Olerud meets with U.S. Transportation Sec. Pete Buttigieg and U.S. Sen. Lisa Murkowski at the Haines airport during an August visit. Lex Treinen photo.

When Douglas Olerud took over as Haines Mayor in November of 2020, the COVID-19 pandemic was in full swing. A few weeks later, a fatal landslide on Beach Road shook the community to its core. Many public officials credited Olerud with improving public discourse and trust in government throughout his term. As he stepped down, he was honored at the Tuesday assembly meeting with kind words, a silver bracelet made by Greg Horner with a king fisher design, and an honorary key to the city from incoming Mayor Tom Morphet. In this interview, lightly edited for clarity and concision, Olerud reflects on his term and what the recent elections mean for the community.

Lex Treinen: Can you take me back to the election campaign in 2020 and why you decided to run for Mayor?

Douglas Olerud: I just felt there was a lot of disagreement between the Mayor and the assembly and different factions in the community and I just wanted to make people feel heard when they would come to meetings and that everybody was treated respectfully including staff and the assembly. I tried to model a respectful dialogue between people. That was the main thing I wanted.

Shortly after that, the landslide happened on Beach Road, killing two residents. What are some of your most vivid memories from that period?

We were having a Zoom meeting with the members of the emergency operations center since we were all in different parts of the community. I remember seeing the fire chief Al Giddings. Someone tapped him on the shoulder and he left the room a, if there were people missing. We were hearing there’s 12 people missing, there’s 8 people missing, there’s six people missing, there’s two people missing. Just the back and forth going into that evening and then hearing some of the names that were missing – that’s when it hit really hard that there are people missing. Seeing pictures of it – that was tough.

Did you feel that was what you had signed up for, to be a community leader at that time?

I never even thought about that. It was just flipping a switch the next morning. We were at the public safety building setting up the Emergency Operations Center, starting to work with search and rescue people out of Juneau. The Coast Guard was here. There was really no time to think about that at all. It was just: this is the process, let’s just do the best we can moving forward with it.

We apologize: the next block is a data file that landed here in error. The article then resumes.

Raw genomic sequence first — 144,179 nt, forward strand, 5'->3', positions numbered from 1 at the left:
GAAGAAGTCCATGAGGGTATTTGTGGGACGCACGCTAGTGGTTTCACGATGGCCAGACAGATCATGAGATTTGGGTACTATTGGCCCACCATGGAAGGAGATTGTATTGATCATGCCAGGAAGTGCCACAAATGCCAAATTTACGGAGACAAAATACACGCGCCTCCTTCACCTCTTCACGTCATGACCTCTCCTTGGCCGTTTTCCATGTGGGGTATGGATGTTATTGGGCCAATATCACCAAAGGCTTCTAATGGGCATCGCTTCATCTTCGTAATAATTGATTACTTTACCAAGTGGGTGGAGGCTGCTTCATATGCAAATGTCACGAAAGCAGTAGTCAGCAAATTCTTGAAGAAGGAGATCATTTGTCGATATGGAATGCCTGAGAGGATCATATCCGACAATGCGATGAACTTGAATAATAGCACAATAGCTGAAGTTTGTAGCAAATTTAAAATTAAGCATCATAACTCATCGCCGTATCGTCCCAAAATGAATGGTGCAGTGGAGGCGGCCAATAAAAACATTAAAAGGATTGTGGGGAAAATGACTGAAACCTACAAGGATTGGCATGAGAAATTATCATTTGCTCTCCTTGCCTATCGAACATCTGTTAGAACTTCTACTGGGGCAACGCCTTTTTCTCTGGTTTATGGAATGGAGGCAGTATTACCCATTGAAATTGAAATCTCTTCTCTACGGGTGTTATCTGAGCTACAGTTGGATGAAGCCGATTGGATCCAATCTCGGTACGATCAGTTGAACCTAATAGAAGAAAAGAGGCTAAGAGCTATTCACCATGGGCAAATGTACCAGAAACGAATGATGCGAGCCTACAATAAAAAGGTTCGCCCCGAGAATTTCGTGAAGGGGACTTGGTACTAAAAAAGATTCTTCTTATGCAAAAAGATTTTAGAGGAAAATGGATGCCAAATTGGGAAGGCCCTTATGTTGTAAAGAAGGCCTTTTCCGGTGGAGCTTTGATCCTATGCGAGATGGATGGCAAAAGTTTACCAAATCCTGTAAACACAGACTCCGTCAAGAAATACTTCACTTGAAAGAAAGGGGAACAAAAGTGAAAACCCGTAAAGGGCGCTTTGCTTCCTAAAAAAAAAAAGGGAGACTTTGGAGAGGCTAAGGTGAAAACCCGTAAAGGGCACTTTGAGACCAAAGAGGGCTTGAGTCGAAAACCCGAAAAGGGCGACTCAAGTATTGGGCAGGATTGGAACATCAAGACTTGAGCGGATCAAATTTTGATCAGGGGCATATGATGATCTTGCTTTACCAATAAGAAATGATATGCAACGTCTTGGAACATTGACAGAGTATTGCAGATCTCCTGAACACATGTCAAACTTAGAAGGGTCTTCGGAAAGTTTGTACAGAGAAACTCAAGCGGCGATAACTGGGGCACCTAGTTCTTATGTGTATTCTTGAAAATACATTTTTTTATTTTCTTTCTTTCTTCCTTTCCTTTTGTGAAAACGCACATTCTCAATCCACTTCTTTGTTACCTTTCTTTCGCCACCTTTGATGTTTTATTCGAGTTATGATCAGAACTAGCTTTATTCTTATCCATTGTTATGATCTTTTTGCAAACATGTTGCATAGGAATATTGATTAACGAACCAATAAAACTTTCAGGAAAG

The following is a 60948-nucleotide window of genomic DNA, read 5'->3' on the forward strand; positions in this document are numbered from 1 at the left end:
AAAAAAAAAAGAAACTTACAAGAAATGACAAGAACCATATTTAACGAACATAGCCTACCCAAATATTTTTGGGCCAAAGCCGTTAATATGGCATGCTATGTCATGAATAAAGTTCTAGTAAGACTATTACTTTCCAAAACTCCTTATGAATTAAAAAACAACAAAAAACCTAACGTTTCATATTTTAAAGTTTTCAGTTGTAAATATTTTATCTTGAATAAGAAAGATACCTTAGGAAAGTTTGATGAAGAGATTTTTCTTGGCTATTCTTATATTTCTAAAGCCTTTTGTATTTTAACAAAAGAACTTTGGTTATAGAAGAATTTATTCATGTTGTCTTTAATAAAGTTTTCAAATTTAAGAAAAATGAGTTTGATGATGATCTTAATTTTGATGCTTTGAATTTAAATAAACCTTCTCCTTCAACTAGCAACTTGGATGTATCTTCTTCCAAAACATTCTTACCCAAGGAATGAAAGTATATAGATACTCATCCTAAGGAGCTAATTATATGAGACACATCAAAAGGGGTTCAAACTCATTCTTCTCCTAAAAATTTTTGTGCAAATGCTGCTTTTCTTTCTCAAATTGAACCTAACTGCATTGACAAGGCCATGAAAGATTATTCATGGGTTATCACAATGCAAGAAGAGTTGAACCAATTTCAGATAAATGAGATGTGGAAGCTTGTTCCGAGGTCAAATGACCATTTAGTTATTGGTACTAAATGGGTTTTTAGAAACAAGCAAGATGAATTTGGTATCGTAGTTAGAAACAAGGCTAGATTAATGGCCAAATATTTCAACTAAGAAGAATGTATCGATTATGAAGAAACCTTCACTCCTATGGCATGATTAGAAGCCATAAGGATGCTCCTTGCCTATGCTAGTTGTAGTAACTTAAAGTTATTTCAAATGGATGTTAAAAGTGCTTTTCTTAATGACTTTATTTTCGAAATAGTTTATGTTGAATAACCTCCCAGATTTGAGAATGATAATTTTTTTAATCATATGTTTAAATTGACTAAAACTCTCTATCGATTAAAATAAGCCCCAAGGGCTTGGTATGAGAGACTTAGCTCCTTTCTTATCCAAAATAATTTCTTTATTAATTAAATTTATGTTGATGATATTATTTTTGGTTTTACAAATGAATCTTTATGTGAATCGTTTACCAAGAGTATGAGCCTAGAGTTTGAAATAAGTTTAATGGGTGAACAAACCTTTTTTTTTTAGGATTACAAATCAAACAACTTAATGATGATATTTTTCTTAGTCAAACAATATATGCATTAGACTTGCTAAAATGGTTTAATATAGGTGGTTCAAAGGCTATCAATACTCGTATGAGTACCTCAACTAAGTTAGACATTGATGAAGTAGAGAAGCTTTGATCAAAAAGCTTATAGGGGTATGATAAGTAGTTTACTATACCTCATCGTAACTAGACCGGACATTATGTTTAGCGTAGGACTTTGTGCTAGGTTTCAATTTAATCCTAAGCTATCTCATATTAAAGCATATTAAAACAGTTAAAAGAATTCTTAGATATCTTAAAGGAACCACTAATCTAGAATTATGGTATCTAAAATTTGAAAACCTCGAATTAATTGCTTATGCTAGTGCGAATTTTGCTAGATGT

It was something I hope nobody else has to go through, but at the same time seeing the amount of people in Haines that responded to that and seeing the trained professionals we have over there – the EMTS, the fire department, the search and rescue, the police department and then all the places like the Legion and how quickly they ramped up to help people and give them a place to get food, the Salvation Army, SAIL, the ministerial association – how quickly they were able to ramp up and provide help to people – it was incredible to see.

Moving on to a different type of challenge, you had to deal with COVID next.

COVID was happening during that. COVID had started in the spring. We were already dealing with COVID when I took office and then the slide hit. In the [Emergency Operations Center] one of the things, looking back on it, that we were most proud of I think – is you had all these people coming in from out of town and we didn’t have any problems with COVID. We set up a system where people were testing, people were masking, all these protocols. It would have been very easy to have a big COVID outbreak in Haines with all the chaos that was going on. Looking back it was like ‘How did we do that?’

Is there anything else that the longer term experience of COVID taught you?

It just kind of reinforced the sharp divides that we have in Haines. This is a cross-country thing – it’s not just Haines – but having the different protocols that people were asking us to do. Some of us don’t do anything, some people were pretty severe in the restrictions they wanted. Trying to find a balance of that was a challenge. There were a lot of people that thought we screwed it up from all different angles but the fact we didn’t have anybody die from it shows the local health departments did everything.